We need to use more tools — that go beyond screen sharing — where we can collaborate regardless of where we’re at. [Christian]

From DSC:
Seeing the functionality in Freehand — it makes me once again think that we need to use more tools where faculty/staff/students can collaborate with each other REGARDLESS of where they’re coming in to partake in a learning experience (i.e., remotely or physically/locally). This is also true for trainers and employees, teachers and students, as well as in virtual tutoring types of situations. We need tools that offer functionalities that go beyond screen sharing in order to collaborate, design, present, discuss, and create things.  (more…)

 
 

WayRay’s AR Car Display Could Change Driving Forever — from vrscout.com by Kyle Melnick

How One Hospital Is Using An AR Bear To Calm Young Patients — from vrscout.com by Kyle Melnick

Excerpt:

Children’s Health of Orange County (CHOCK), a children’s hospital located in Orange County, California, has transformed its lovable mascot ‘Choco’ into an AR (augmented reality) experience that walks children through the steps of a standard MRI scan. The idea is that by familiarizing younger patients with the process, they’ll feel more comfortable during the actual procedure.

Arizona State Launching New VR/AR Classes, Nonny De La Peña To Helm — by Darragh Dandurand

Excerpt:

The Center for Narrative and Emerging Media (NEM) will be housed in Downtown Los Angeles in the Herald Examiner Building, newly renovated to welcome faculty, staff, and students. NEM’s goal is to teach and support students, from reporters to artists to entrepreneurs and engineers, who are pursuing careers across the burgeoning creative technology sector.

Why Meta decided against an open VR app store — from protocol.com by Janko Roettgers and Nick Statt

 

The AR Roundup: March 2022 — from linkedin.com by Tom Emrich

Excerpt:

Every month I round up what you may have missed in Augmented Reality including the latest stats, funding news and launch announcements and more. Here is what happened in augmented reality between March 1-31, 2022.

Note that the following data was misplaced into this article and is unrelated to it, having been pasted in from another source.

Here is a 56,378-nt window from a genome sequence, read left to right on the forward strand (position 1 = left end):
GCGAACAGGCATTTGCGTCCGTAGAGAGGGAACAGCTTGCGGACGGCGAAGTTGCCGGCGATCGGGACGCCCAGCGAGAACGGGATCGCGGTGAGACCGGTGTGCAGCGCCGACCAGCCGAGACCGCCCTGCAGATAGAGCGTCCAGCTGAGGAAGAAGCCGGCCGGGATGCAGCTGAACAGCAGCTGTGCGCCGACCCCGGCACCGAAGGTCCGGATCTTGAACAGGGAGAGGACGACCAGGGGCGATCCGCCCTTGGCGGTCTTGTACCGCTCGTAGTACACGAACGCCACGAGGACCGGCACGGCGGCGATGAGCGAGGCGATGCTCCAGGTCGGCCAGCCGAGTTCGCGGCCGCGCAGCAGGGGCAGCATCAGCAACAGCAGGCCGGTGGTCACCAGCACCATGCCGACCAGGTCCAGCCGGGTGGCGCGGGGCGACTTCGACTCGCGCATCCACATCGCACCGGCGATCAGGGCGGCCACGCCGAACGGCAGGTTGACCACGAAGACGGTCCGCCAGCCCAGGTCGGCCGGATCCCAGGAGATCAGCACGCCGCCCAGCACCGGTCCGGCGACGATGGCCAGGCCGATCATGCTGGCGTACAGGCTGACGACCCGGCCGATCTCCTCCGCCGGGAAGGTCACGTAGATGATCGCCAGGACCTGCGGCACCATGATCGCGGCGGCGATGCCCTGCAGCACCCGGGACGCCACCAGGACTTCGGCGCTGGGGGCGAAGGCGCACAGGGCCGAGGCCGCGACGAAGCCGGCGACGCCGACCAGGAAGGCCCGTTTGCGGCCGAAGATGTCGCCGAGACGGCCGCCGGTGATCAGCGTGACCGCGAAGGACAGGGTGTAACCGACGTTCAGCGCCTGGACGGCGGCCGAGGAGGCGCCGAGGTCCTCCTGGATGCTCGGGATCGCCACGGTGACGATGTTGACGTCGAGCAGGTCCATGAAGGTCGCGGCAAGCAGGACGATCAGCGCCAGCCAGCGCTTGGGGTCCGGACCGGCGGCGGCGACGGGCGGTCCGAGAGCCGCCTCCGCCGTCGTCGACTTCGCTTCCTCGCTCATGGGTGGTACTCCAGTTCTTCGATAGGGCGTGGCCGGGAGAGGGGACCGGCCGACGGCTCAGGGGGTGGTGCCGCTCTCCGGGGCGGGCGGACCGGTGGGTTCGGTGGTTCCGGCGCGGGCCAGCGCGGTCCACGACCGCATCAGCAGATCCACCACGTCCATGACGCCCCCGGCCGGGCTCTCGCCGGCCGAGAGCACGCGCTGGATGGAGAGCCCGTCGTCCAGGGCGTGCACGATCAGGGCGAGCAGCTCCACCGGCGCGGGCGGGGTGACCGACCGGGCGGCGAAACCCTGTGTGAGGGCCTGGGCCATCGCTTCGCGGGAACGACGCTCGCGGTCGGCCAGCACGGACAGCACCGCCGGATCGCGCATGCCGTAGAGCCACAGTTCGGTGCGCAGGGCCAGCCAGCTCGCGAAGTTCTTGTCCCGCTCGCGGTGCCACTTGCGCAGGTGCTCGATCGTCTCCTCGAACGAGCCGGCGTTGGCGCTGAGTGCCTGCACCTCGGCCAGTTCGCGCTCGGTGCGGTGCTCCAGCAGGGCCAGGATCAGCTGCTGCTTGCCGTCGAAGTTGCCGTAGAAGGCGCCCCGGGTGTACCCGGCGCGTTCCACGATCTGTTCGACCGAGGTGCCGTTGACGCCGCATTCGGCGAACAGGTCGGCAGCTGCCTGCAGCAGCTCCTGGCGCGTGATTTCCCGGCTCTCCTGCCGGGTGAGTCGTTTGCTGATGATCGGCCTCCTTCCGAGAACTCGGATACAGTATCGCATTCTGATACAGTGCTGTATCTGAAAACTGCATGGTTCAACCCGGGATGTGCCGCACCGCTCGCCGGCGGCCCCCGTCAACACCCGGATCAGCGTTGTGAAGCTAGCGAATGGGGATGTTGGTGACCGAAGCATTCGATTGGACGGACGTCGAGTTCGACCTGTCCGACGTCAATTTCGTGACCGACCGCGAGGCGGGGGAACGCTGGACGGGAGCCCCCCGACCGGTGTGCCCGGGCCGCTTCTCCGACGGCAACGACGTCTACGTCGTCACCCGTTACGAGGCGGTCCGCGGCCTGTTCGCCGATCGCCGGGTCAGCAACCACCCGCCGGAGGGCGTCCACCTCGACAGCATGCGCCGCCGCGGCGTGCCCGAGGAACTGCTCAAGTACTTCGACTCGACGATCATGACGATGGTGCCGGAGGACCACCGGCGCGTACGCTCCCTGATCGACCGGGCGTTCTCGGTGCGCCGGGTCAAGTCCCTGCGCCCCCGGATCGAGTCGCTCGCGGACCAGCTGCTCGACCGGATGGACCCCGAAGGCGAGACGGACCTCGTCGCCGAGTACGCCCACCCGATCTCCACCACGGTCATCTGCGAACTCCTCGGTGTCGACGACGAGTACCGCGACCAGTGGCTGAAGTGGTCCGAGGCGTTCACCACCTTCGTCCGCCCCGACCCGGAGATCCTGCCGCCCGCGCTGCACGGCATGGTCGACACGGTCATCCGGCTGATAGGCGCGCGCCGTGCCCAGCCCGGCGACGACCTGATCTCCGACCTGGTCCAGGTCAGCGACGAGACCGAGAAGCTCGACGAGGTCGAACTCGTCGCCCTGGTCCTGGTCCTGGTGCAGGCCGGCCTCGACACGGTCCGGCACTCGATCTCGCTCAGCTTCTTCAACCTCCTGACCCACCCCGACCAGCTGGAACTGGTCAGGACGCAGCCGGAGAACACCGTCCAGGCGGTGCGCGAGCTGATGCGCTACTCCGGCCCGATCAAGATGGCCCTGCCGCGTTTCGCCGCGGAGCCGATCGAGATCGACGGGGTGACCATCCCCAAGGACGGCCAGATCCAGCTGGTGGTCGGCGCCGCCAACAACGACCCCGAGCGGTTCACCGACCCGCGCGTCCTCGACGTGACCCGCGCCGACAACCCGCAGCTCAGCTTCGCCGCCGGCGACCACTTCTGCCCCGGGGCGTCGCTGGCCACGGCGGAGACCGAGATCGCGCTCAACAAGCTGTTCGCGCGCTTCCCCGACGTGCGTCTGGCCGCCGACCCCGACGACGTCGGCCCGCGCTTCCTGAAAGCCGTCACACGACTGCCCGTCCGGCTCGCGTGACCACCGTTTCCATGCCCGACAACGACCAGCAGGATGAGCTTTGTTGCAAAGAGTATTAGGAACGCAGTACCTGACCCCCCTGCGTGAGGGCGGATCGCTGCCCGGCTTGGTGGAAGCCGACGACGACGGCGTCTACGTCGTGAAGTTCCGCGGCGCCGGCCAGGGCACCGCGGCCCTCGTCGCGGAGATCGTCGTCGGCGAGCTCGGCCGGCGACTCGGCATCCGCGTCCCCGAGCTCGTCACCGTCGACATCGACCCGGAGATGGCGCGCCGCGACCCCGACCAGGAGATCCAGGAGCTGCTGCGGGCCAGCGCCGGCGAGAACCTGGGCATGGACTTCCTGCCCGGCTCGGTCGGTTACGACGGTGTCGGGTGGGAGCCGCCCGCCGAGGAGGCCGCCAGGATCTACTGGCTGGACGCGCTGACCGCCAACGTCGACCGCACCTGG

“The metaverse is no longer a single virtual world or even a cluster of virtual worlds. It’s the entire system of virtual and augmented worlds,” Chalmers tells me over Zoom. “Where the old metaverse was like a platform on the internet, the new metaverse is more like the internet as a whole, just the immersive internet.”

~ David Chalmers, Philosopher and Author of Reality+

 

 

Best Drones for Education: Building, Flying, and Coding — from eduporium.com

Excerpt:

Teaching with drones in education holds a number of possibilities that range from introducing piloting basics to helping students explore drone uses and careers as well as how coding ties in. Whether in a STEM program, a dedicated drone class, or in CTE courses, students can explore practical STEM concepts, gain hands-on experience, and more. When it comes to the best drones for education, however, knowing what you’re looking for is incredibly important. There are some big names, like the Parrot Mambo Fly and the Sky Viper line, but our team has certain requirements when it comes to our recommendations

 
 

Tinkerhunts — from engagetheirminds.com by Terri Eichholz

Excerpt:

For anyone new to 3d design, Tinkercad is the perfect entry level program. It’s free, web-based, and contains lots of tutorials. As a teacher, you can create classes and assign projects that you can oversee through a dashboard. I’ve used it with students from 2nd grade through 12th, so it’s quite a versatile tool.

That’s why I think these Tinkerhunts from HL Modtech (Mike Harmon, @HLTinkercad) are pretty genius. In the first one, he gives kudos to his student, Kingston, who first gave him the idea for these three-dimensional virtual scavenger hunts.